Recycling and proper waste disposal is a major issue that our society must deal with in the years to come. We believe that the planet deserves to be treated in a sustainable way to ensure longevity. A majority of people have trouble properly sorting through waste, which causes more error in the sorting process. We noticed there was an area for improvement and decided to create out project around this idea.

What it does

We developed an algorithm using python and Google's open source machine learning software called tensorflow. The program will take an image and compare it to thousands of other predefined images in Google's database in an attempt to recognize the object. The program will then categorize the object into either recycling, green bin/compost or e-waste.

How we built it

Using Google's tensorflow and the inception model we developed an algorithm that specifies its process to categorize images into waste categories. The software was developed using python on a windows based laptop. The photos were taken with the laptop camera along with an iPhone camera.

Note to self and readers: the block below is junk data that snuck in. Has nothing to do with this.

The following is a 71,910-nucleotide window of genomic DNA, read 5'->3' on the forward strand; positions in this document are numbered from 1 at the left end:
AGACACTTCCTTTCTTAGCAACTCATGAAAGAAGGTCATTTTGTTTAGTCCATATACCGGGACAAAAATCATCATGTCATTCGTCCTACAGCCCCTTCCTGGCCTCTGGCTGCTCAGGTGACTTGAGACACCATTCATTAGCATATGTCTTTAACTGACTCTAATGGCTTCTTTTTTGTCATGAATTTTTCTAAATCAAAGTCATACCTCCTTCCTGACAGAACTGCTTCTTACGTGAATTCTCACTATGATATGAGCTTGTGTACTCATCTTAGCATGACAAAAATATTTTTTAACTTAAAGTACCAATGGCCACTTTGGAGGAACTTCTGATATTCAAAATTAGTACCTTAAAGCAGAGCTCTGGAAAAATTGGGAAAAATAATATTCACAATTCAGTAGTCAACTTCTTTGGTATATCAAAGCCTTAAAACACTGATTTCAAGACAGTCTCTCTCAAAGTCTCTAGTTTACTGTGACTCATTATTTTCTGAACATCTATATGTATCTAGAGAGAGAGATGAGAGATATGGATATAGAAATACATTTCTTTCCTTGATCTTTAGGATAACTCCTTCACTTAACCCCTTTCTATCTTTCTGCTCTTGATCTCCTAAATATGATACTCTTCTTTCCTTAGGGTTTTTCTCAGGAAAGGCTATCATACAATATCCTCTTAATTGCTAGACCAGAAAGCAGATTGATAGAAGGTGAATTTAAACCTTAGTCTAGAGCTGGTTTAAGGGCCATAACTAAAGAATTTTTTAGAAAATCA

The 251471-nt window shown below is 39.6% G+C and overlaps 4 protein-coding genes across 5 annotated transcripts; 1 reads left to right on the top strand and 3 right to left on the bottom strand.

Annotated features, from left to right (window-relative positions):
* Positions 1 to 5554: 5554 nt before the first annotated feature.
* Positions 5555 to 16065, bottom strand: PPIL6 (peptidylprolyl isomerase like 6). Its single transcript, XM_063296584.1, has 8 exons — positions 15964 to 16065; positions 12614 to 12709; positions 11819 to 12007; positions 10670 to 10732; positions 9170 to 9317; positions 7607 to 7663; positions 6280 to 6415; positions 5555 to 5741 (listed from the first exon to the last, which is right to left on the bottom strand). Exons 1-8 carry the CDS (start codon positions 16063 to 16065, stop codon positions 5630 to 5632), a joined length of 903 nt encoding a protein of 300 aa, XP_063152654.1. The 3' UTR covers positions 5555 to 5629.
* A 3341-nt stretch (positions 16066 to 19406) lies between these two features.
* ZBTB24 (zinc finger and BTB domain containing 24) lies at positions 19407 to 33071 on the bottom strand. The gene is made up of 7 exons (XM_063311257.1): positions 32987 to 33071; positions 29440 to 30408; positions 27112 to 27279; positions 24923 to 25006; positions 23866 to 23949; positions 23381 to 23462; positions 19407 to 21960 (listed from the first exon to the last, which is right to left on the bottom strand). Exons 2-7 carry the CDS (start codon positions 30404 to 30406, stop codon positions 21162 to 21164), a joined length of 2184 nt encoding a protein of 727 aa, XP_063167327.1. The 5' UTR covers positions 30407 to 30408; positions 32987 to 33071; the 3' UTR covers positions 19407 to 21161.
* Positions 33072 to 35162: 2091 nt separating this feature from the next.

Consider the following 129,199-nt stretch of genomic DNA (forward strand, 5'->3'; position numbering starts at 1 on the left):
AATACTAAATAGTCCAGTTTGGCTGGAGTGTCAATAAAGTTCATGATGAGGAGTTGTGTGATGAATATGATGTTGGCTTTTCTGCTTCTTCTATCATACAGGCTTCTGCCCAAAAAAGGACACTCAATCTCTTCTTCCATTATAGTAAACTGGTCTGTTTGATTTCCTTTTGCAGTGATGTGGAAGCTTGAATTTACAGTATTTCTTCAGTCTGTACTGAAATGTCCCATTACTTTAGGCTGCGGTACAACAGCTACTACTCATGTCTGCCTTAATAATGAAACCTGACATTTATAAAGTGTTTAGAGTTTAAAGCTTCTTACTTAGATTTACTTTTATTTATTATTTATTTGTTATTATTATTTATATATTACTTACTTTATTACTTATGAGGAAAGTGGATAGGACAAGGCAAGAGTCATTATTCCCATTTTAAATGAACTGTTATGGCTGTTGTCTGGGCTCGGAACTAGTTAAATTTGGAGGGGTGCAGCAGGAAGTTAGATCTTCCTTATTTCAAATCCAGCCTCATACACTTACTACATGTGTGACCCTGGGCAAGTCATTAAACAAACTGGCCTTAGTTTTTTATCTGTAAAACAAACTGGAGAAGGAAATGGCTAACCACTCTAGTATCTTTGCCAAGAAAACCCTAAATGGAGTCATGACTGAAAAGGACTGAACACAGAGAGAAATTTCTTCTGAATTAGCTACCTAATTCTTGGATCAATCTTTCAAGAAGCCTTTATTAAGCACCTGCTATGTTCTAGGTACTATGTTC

Challenges we ran into

The most difficult issue we encountered was initializing Google's tensorflow. Our team has minimal knowledge in python development and software development in general (It was the entire teams first hackathon). Once we understood tensorflow and knew how to utilize it we had a much steadier progress. Another roadblock was perfecting the algorithm that places objects into disposal categories.

Accomplishments that we're proud of

The biggest accomplishment was not only getting the machine learning software working but integrating our algorithm and understanding the software.

What we learned

We learned a few new things about the python language but the most important thing we learned was how machine learning works and how it can be implemented by retraining an existing model.

What's next for Disposal Sorting

In the future, this software could be implemented into waste sorting factories. The simple addition of the software could drastically reduce the inconsistencies of waste sorting. This would reduce the amount of money spent while also saving resources to reuse which in turn helps our planet. Another approach could be turning this software into a server based algorithm that could be accessed by mobile devices so the general public could identify waste individually. To improve our image recognition, much larger data sets can be used to train the program. This would allow the program to be more reliable and use more precise category terms (eg. plastic, paper, aluminum, glass, etc...).

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